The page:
This arts-oriented economic development initiative contributes to supporting the design and testing of a culturally-aligned and community-focused digital creative business incubator facilitating development of new artistic and cultural training opportunities and jobs for remote and rural Indigenous artists and cultural connectors.
Research supported by the University of Minnesota Duluth and ArcticNet, for example, indicates the implementation of any digital arts entrepreneurship incubator/accelerator requires careful study of the traditional and contemporary values that communities see in such programs.
This project also builds on extensive digital and cultural entrepreneurship research with the University of Minnesota Duluth with support from the US National Science Foundation (Award Abstract # 1758814) and guidance from the Arctic Buying Company (Rankin Inlet, Nunavut; Winniepg, Manitoba) and the UNESCO Chair in Community Based Research and Social Responsibility in Higher Education.
Expected benefits and outcomes for the project will include: improved mental health and confidence in artistic expression; increased opportunities to engage, collaborate and grow within the local and regional arts communities; increased employability; increased visitors to the community; increased sales of youth and community-facilitated art
This project builds on work supported through the ArcticNet strategic process for Equity, Diversity and Inclusion. ArcticNet, a Network of Centre of Excellence of Canada brings together scientists and managers in the natural, health, and social sciences with their partners in Inuit organizations, northern communities, federal and provincial agencies, and the private sector.
A collaborative team of Indigenous youth and Elders will work to identify and assess the challenges and barriers that currently exist with participation in the arts economy.
This project aims to begin the process of developing a new program to create meaningful training, work and professional development opportunities for northern, remote and rural Indigenous artists through advanced mentorship and arts-oriented, digital economic development.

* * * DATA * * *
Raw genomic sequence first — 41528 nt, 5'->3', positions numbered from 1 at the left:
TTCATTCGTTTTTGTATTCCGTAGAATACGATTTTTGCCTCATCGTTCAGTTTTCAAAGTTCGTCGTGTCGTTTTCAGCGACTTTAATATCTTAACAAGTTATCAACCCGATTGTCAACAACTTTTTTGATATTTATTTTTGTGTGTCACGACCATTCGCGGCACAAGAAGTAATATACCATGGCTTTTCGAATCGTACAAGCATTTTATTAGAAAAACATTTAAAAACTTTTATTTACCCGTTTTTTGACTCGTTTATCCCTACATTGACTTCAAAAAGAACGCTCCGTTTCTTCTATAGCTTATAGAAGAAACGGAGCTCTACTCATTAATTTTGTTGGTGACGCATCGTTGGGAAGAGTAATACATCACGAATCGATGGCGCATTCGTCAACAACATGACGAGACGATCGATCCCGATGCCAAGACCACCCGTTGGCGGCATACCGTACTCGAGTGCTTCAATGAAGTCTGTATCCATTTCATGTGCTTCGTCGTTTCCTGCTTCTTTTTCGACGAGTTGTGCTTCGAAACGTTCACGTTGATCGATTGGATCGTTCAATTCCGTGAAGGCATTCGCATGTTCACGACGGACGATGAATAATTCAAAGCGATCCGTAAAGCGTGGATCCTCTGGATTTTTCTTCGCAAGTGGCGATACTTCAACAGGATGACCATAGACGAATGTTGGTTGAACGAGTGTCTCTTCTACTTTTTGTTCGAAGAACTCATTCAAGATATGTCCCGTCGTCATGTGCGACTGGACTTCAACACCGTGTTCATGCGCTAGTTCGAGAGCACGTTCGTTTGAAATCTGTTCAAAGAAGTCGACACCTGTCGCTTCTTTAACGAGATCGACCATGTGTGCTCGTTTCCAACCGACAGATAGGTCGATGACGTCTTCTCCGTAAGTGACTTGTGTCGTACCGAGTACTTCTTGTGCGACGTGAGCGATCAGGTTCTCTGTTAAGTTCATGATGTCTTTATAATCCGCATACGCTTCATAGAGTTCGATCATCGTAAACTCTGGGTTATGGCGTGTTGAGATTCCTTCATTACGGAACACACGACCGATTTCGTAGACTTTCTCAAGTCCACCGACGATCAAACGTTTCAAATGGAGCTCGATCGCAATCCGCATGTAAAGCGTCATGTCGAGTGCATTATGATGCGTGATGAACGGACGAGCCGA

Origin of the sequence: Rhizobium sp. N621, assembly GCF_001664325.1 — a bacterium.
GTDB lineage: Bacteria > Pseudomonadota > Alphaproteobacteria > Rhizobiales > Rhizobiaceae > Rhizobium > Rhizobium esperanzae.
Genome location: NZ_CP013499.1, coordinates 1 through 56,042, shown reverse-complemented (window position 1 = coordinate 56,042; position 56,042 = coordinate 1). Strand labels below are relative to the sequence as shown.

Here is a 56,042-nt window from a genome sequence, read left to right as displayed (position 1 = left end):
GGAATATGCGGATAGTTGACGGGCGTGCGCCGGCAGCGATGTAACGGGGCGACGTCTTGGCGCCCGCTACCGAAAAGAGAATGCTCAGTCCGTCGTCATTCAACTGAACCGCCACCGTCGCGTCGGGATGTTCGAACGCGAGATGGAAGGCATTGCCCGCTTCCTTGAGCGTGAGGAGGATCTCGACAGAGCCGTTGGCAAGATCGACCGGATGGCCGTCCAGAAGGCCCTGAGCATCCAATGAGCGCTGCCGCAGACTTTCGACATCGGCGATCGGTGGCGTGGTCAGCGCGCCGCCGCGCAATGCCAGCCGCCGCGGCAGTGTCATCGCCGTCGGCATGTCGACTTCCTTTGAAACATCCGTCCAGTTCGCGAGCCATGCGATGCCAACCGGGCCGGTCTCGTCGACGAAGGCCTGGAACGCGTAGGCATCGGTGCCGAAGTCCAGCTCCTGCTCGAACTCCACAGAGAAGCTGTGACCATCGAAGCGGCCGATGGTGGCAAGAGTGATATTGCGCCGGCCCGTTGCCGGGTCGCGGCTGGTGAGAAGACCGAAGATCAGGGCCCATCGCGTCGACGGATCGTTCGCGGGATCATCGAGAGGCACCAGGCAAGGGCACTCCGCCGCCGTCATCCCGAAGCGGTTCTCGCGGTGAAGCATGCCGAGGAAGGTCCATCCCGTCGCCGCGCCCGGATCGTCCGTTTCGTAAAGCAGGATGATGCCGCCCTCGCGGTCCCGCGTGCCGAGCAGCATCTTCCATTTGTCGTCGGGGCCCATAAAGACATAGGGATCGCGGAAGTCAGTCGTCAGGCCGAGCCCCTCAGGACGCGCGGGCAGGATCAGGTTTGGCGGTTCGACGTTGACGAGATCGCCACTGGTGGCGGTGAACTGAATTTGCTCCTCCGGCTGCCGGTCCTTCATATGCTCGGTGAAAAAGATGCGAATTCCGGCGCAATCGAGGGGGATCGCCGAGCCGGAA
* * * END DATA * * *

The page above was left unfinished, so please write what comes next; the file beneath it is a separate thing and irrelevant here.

Specific anticipated benefits include:
Indigenous Consultation and Co-Creation of Digital Entrepreneurship Curriculum:
(a) A collaborative team of Indigenous youth, elders and experts will work with scholars, community organizers and non-profit organizations to identify and assess the challenges and barriers that currently exist with participation in the arts economy;
(b) A collaborative team of Indigenous youth, elders and experts will work with scholars, community organizers and non-profit organizations to deliver/teach the curriculum in Winnipeg, MB, with indigenous youth in attendance.
(c) The curriculum developed for this project will be accessible to indigenous communities across Canada, and will be freely usable under a Creative Commons license.
Improved mental health and confidence in artistic expression through increased social connections.
Participating artists will create:
(a) new opportunities to engage, collaborate and grow within the local and regional arts communities;
(b) better employability for themselves through targeted skills training;
(c) increased visitors to their community;
(d) increased sales of their youth and community-facilitated art.
Communicating The Results
Results of the project will be shared with the community through a hybrid online/physical exhibition, through social media, blog posts and local regional media. Video and interactive content will be made available through partner communications platforms as well as Isuma TV.
In partnership with other initiatives, our project will allow tomorrow’s leaders to develop their scientific, technical and interpersonal skills. Implementing, testing and measuring the project against ArcticNet’s new EDI strategy and Key Performance Indicators will be key in this project.